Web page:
High Stakes in the Retail Industry Outlook for 2018

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As we head into 2018, the retail industry outlook features a mixture of optimism, caution, innovation — and a highly competitive environment. Retailers won’t be bored in the coming year.

One possible harbinger of good things to come in 2018? The National Retail Federation (NRF) projected a robust jump of up to 4 percent in 2017 retail sales during November and December over the prior year.

The number of people shopping Black Friday and Cyber Monday sales was up about 6 percent, according to the NRF. A low U.S. unemployment rate and high consumer confidence levels, likely to be maintained into 2018, also played a significant role.

Address micro and macro trends proactively to do well.

Superior Inventory Management

Inventory management has proved itself one of the retail sector’s greatest winners. There were fewer overstocked retailers slashing prices to reduce excess inventory, eating into per-unit revenue and profits.

“We’ve gotten our inventory in perfect alignment with our sales,” said Karen Katz, the CEO of Neiman Marcus Group, to The Wall Street Journal.

Another source of guarded optimism for the 2018 retail industry outlook: a projected increase in the gross domestic product (GDP) growth rate.

Most economists, including Kiplinger staff economist David Payne, expect a number closer to 3 percent than the 2-percent-and-change figure expected for 2017. Tax reform might be an engine for even stronger GDP growth in 2018, and retail sales growth rates often fall in lockstep with the GDP.

But the sharp divergence between e-commerce and brick-and-mortar retail growth rates will continue in 2018. In-store sales are expected to have risen around 2 percent in 2017, contrasted with around 14 percent for e-commerce sites, according to Kiplinger.

Capitalizing on Trends

E-commerce platforms and physical retailers alike will need to keep on top of several ongoing trends to enjoy a profitable 2018 and beyond:

  • A premium on distinctiveness: Online shopping makes it easy for consumers to compare merchandise and prices, so commodity goods are hard to price aggressively. Unique and high-quality products help retailers escape the commodity product trap.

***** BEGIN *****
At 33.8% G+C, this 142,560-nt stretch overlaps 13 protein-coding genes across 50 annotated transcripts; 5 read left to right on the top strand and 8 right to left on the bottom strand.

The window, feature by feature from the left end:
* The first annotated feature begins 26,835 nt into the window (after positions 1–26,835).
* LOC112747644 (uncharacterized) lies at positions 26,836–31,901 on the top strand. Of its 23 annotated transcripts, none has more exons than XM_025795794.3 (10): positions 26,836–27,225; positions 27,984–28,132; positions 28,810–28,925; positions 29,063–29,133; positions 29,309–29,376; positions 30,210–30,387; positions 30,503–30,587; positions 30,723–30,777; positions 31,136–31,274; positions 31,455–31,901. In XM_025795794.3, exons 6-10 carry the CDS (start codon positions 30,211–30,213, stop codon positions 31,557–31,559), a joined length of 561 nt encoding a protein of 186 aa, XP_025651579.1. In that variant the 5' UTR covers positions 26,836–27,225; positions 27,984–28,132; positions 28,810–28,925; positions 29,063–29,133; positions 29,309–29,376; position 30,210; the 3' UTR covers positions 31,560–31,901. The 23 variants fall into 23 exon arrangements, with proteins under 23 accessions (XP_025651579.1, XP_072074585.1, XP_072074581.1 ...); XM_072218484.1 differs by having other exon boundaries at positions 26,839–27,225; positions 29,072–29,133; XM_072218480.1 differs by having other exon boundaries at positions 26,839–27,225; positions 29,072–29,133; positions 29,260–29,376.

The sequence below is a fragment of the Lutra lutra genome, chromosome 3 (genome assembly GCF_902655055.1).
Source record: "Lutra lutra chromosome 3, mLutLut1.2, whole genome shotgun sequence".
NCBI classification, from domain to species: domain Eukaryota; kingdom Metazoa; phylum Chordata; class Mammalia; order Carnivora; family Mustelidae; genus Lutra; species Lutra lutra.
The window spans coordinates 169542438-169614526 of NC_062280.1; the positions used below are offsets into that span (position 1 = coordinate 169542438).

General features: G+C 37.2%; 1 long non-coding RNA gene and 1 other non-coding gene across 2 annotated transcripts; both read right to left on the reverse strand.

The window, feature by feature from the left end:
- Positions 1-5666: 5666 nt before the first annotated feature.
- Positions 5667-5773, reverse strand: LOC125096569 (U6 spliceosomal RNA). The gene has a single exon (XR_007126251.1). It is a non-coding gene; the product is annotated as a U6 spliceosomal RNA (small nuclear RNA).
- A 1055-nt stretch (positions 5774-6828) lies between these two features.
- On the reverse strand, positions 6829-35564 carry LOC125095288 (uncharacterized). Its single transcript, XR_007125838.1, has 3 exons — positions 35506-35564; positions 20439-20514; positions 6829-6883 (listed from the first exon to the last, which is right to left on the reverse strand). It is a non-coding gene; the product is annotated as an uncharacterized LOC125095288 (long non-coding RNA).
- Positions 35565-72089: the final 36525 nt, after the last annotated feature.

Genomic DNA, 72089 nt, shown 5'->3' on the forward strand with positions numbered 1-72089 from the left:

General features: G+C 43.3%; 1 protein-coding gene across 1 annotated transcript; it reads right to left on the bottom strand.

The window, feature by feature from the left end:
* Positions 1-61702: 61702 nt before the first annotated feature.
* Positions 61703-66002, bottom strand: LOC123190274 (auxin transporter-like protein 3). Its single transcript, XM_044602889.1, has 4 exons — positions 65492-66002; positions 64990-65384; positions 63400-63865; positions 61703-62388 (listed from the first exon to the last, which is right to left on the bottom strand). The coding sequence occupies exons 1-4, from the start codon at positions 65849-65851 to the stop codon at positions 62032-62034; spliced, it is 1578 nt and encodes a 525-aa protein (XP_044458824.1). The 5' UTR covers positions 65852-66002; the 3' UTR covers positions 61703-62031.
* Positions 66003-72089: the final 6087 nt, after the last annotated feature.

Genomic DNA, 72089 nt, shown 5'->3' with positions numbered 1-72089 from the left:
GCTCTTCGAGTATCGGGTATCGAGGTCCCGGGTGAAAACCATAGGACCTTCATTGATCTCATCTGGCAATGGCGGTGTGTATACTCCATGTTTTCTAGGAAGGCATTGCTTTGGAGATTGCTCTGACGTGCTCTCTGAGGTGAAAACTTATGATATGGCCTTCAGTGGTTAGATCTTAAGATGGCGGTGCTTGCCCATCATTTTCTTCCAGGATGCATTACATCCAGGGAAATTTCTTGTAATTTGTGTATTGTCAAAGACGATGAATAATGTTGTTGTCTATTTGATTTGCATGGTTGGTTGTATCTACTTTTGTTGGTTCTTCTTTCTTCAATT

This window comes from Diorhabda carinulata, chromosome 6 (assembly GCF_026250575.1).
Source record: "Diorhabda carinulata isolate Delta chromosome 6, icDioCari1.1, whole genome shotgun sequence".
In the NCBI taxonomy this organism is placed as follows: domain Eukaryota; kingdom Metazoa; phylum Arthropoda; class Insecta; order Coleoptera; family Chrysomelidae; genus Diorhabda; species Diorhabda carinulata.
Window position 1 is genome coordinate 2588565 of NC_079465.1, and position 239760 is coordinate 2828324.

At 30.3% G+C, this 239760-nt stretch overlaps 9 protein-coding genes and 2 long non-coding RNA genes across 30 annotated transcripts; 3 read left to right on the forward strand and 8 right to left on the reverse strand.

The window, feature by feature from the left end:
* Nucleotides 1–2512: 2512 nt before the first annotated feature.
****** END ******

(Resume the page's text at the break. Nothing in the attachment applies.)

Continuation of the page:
• Personalization: Big data, artificial intelligence, predictive analytics and complementary technology continue to enable e-commerce retailers to personalize customers’ buying experiences and use predictive “next best action” functionality to upsell (e.g. “If you like X, you might also want Y”). Don’t risk falling behind advances in this realm.
  • People: Employee turnover rates are notoriously high in retail. Now the economy is strengthening and the job market tightening. So retailers need to attract, retain and train team members who can make the consumer experience pleasant, efficient and directed toward buying goods best-suited to consumers’ needs. Seasoned, well-trained employees can make that happen.
  • Mobile-friendly: Around 25 percent of e-commerce sales are on mobile platforms today, according to comScore, up from about 10 percent four years ago. Consumers who know what they want increasingly expect to be able to buy it on their smartphones. Many shoppers check competitors’ mobile sites while physically in a brick-and-mortar store. This creates an opportunity to easily attract discriminating consumers who prefer shopping in physical store settings.
  • Social media as an access point: Social networks are streamlining online purchasing mechanisms with their paid posts, prompting more shoppers to purchase goods that way instead of using shopping sites alone.

Retailers must leverage the rapid evolution of how people buy goods, rather than simply running to catch up. Your CPA-lead financial advisory firm can help you stay ahead.

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